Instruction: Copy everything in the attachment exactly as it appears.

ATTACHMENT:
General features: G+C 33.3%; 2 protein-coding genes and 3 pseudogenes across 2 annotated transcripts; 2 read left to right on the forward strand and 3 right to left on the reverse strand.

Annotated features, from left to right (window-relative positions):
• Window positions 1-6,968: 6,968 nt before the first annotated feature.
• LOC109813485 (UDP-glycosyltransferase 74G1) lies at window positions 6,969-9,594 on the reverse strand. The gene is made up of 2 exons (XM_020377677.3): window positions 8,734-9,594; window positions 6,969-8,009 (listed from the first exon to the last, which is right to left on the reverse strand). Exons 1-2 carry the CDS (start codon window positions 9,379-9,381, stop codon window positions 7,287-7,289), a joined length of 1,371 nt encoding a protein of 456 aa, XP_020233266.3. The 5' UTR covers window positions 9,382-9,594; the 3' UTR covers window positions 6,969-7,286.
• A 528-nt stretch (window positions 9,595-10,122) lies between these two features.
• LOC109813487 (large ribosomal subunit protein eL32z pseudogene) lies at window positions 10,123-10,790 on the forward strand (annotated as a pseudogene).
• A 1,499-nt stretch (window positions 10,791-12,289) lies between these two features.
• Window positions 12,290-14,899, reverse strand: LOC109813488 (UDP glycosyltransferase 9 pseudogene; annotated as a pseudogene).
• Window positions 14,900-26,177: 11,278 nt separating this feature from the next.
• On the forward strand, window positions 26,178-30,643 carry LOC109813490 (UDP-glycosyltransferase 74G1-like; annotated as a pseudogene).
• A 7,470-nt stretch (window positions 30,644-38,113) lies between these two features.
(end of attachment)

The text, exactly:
General features: G+C 33.3%; 2 protein-coding genes and 3 pseudogenes across 2 annotated transcripts; 2 read left to right on the forward strand and 3 right to left on the reverse strand.

Annotated features, from left to right (window-relative positions):
• Window positions 1-6,968: 6,968 nt before the first annotated feature.
• LOC109813485 (UDP-glycosyltransferase 74G1) lies at window positions 6,969-9,594 on the reverse strand. The gene is made up of 2 exons (XM_020377677.3): window positions 8,734-9,594; window positions 6,969-8,009 (listed from the first exon to the last, which is right to left on the reverse strand). Exons 1-2 carry the CDS (start codon window positions 9,379-9,381, stop codon window positions 7,287-7,289), a joined length of 1,371 nt encoding a protein of 456 aa, XP_020233266.3. The 5' UTR covers window positions 9,382-9,594; the 3' UTR covers window positions 6,969-7,286.
• A 528-nt stretch (window positions 9,595-10,122) lies between these two features.
• LOC109813487 (large ribosomal subunit protein eL32z pseudogene) lies at window positions 10,123-10,790 on the forward strand (annotated as a pseudogene).
• A 1,499-nt stretch (window positions 10,791-12,289) lies between these two features.
• Window positions 12,290-14,899, reverse strand: LOC109813488 (UDP glycosyltransferase 9 pseudogene; annotated as a pseudogene).
• Window positions 14,900-26,177: 11,278 nt separating this feature from the next.
• On the forward strand, window positions 26,178-30,643 carry LOC109813490 (UDP-glycosyltransferase 74G1-like; annotated as a pseudogene).
• A 7,470-nt stretch (window positions 30,644-38,113) lies between these two features.